Zenith Was In Dire Straits When CEO Julien Tornare Joined, Today They Can’t Make Watches Fast Enough
In June of 2022, Zenith launched a marketing campaign called “Master of Chronographs” to highlight the company’s 157 years of experience creating precision time instruments, most notably the 1969 El Primero, the first self-winding, fully integrated, high-frequency chronograph caliber. It’s hard to believe that the company nearly went bankrupt when it embraced quartz technology four decades ago. Thankfully, the head watchmaker at Zenith workshop 4, Charles Vermot, had the good sense to disobey his new American owners and hide the dies and punches needed to produce the components of the mechanical marvel behind a wall in a dusty attic.
In the early 1980s, when demand for mechanical watches began to rise again, Zenith began supplying some of its movements to other brands, including Rolex, a ten-year contract later, the first Daytona Chronographs equipped with a Zenith movement were delivered in 1988, allowing the Manufacture to relaunch production.
In the 1990s, following another golden age in mechanical watchmaking, luxury giant LVMH (Moët Hennessy Louis Vuitton) came knocking at the end of the decade, taking over the company in 2001 and cementing its positioning in the higher end of the segment with its horological feats. Tourbillons followed, including a gyroscopic version of the gravity defying escapement but its call to 21st century fame lay in the El Primero Striking 10th launched in 2010 featuring the first automatic movement capable of measuring and displaying tenths of a second.
That said, it continued to languish in the shadow of its former glory, leading then CEO and industry legend Jean Claude Biver to lament, “Zenith is a brand everybody loves but nobody buys.” Suffice it to say, recapturing its zenith, was no small task. Hand picked by Biver himself, Julien Tornare arrived at the brand to jumpstart its modern revival.
Today, watch enthusiasts looking to purchase a Zenith Chronomaster Sport or a Defy Skyline must join wait lists as sales for the Swiss brand soar. Indeed, Morgan Stanley and LuxeConsult analysts estimate that Swiss watchmaker Zenith will have sales of approximately US$116 million in 2021, nearly doubling what the Le Locle manufacturer achieved in previous years.
Speaking to Augustman at LVMH watch week at the end of January, Tornare recalls, “My first job was to understand the market by speaking to retailers, press, and listening. And after getting a feel of the situation, I figured I needed two to three years to get the brand back on track. One of the first few challenges was getting to work on a brand with little to zero digital footprint. Covid really accelerated digitisation for the brand.”
Indeed, for a brand with a watchmaking motto like “the future of tradition”, we were curious to see where he thought Zenith stood in a connected world. “I think we are all super connected but there’s a huge gulf in its relationship to traditional watchmaking. I’m connected to my cell phone but I feel that having a mechanical watch represents my own values and personality. Many people will own an iPhone but not many people will have this watch,” explains Tornare as he shows off the Chronomaster Sport on his wrist, “we will continue to focus on mechanical watchmaking and let other brands do connected watches.”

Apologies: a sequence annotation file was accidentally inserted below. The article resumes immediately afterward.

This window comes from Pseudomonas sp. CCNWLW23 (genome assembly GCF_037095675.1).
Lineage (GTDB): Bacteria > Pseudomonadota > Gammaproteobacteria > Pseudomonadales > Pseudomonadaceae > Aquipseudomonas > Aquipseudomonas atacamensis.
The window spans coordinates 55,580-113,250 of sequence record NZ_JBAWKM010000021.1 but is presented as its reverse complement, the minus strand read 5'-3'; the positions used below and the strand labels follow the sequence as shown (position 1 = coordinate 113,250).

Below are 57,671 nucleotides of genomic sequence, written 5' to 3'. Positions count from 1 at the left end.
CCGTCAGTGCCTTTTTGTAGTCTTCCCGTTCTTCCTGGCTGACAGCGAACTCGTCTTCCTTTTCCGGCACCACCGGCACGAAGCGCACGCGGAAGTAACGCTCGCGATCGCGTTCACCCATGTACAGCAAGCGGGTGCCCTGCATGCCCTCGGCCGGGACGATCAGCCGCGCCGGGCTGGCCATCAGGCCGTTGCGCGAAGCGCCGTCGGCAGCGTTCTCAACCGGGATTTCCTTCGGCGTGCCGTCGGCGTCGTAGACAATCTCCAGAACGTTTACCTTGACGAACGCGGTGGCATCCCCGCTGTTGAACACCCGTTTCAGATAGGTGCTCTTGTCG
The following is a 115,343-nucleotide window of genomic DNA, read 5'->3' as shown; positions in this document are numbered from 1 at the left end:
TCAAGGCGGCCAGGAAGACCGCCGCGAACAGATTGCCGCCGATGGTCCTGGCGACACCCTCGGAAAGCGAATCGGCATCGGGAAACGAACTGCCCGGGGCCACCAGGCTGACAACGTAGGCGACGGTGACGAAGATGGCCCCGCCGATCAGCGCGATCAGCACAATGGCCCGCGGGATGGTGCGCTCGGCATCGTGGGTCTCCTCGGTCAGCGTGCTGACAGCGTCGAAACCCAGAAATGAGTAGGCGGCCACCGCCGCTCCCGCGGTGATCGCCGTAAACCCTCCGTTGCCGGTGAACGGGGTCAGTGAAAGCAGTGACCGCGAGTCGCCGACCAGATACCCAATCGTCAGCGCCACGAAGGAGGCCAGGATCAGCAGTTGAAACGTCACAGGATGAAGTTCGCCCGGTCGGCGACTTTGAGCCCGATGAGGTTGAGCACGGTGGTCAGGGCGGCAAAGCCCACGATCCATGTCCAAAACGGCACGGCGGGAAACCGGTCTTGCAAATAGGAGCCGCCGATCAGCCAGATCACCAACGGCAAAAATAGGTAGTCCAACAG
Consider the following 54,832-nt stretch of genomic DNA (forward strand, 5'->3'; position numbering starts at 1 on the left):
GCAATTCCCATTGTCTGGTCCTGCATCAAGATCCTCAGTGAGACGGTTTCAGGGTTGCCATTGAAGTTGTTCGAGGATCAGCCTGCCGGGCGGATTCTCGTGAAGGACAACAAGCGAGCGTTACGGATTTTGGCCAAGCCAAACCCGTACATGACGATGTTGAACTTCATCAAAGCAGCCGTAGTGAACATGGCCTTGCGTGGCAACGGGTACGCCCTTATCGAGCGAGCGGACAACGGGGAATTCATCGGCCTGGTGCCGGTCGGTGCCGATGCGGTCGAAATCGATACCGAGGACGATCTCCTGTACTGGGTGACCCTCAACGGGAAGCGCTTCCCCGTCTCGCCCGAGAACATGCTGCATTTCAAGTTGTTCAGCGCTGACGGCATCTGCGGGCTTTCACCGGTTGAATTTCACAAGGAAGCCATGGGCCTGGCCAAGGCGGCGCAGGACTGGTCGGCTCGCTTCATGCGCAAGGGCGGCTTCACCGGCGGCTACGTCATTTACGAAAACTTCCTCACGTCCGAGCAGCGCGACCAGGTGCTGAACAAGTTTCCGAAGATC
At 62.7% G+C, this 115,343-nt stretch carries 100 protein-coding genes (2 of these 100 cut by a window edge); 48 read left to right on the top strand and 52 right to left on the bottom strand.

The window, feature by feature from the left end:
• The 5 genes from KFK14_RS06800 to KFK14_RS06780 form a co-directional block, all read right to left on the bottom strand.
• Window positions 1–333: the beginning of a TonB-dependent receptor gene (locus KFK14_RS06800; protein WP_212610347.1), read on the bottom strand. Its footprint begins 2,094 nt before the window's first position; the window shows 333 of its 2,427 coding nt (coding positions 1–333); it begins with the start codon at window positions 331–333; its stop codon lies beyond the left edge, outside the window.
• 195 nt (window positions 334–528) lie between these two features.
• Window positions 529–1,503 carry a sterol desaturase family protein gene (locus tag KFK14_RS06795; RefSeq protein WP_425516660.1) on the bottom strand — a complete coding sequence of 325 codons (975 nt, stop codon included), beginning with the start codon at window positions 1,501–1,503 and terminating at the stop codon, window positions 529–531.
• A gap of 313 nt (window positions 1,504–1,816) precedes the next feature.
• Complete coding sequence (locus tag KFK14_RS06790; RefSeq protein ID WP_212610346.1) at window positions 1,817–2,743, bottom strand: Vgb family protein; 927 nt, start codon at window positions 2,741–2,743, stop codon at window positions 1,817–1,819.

Product drops were not just enabling brands to generate awareness, hype, and loyalty, they’re also perhaps the only sales delivery method that’s produced a subculture and its been never been practiced in “stuffy” centuries old, watchmaking industry yet Julien Tornare also introduced the streetwear concept of “the drop” to watchmaking where certain models were only available for a particular month.
Tornare leans forward and smiles, “In the past, we had one watch trade show in Geneva or Basel, which meant that you drop everything, show everything and then you don’t do much for the other 11 months of the year. During Covid, there was no trade show, so I directed my team to keep “bullets” for the rest of the year. What happened was that we evolved into a much faster cycle, reminiscent of the fashion industry than traditional watchmaking and we found that it was a model that worked very well because you had activations and launches to keep interest in the market high all year long. To have a watch that was only available for a month was a new, innovative approach to how we sold and delivered watches.”
Often measured in terms of sell out, drop culture is the thinking, behaviour, and community of customers that embrace product drops. Drops allow brands to complete inventory management and produce small quantities that sell off fast, eliminating the need for guesswork in stocking and sales estimates, making inventory forecasting a breeze. He elucidates, “sell out is a benchmark but for me, it was an important driver of growth. I can tell you that in 2022, we had high double digit growth in every single market except China and Russia. The good thing was that if you have a crisis in one market, you can rely on the other regions of the world, making it a very safe strategy. So the real benchmark is to be growing globally and to reach a number of pieces turnover and to have that demand for the brand every month. We are currently four to five times above what we can deliver.”